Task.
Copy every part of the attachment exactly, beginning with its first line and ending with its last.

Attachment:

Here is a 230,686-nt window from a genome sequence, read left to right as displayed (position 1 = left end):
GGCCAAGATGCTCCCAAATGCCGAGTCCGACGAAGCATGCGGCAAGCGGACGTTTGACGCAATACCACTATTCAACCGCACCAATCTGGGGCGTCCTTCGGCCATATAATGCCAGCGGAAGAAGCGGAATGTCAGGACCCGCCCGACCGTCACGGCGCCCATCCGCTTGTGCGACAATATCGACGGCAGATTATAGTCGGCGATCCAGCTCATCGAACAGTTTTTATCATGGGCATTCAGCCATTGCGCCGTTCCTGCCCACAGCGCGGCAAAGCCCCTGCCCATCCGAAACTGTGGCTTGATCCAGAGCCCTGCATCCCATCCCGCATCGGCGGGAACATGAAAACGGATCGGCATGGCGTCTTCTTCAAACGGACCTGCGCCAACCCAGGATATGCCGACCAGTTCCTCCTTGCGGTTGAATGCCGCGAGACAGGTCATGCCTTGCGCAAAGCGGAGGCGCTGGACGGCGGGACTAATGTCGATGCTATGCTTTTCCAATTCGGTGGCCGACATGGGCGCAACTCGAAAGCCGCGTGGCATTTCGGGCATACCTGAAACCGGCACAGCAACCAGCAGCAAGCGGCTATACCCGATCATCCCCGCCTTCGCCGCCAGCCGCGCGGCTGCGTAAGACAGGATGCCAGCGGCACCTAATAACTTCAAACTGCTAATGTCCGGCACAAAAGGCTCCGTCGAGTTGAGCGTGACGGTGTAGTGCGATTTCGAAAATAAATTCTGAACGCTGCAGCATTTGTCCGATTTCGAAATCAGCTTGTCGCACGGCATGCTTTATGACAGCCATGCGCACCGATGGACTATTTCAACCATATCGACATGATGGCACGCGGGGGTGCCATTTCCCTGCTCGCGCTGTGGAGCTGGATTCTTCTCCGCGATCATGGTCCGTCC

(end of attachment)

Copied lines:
Here is a 230,686-nt window from a genome sequence, read left to right as displayed (position 1 = left end):
GGCCAAGATGCTCCCAAATGCCGAGTCCGACGAAGCATGCGGCAAGCGGACGTTTGACGCAATACCACTATTCAACCGCACCAATCTGGGGCGTCCTTCGGCCATATAATGCCAGCGGAAGAAGCGGAATGTCAGGACCCGCCCGACCGTCACGGCGCCCATCCGCTTGTGCGACAATATCGACGGCAGATTATAGTCGGCGATCCAGCTCATCGAACAGTTTTTATCATGGGCATTCAGCCATTGCGCCGTTCCTGCCCACAGCGCGGCAAAGCCCCTGCCCATCCGAAACTGTGGCTTGATCCAGAGCCCTGCATCCCATCCCGCATCGGCGGGAACATGAAAACGGATCGGCATGGCGTCTTCTTCAAACGGACCTGCGCCAACCCAGGATATGCCGACCAGTTCCTCCTTGCGGTTGAATGCCGCGAGACAGGTCATGCCTTGCGCAAAGCGGAGGCGCTGGACGGCGGGACTAATGTCGATGCTATGCTTTTCCAATTCGGTGGCCGACATGGGCGCAACTCGAAAGCCGCGTGGCATTTCGGGCATACCTGAAACCGGCACAGCAACCAGCAGCAAGCGGCTATACCCGATCATCCCCGCCTTCGCCGCCAGCCGCGCGGCTGCGTAAGACAGGATGCCAGCGGCACCTAATAACTTCAAACTGCTAATGTCCGGCACAAAAGGCTCCGTCGAGTTGAGCGTGACGGTGTAGTGCGATTTCGAAAATAAATTCTGAACGCTGCAGCATTTGTCCGATTTCGAAATCAGCTTGTCGCACGGCATGCTTTATGACAGCCATGCGCACCGATGGACTATTTCAACCATATCGACATGATGGCACGCGGGGGTGCCATTTCCCTGCTCGCGCTGTGGAGCTGGATTCTTCTCCGCGATCATGGTCCGTCC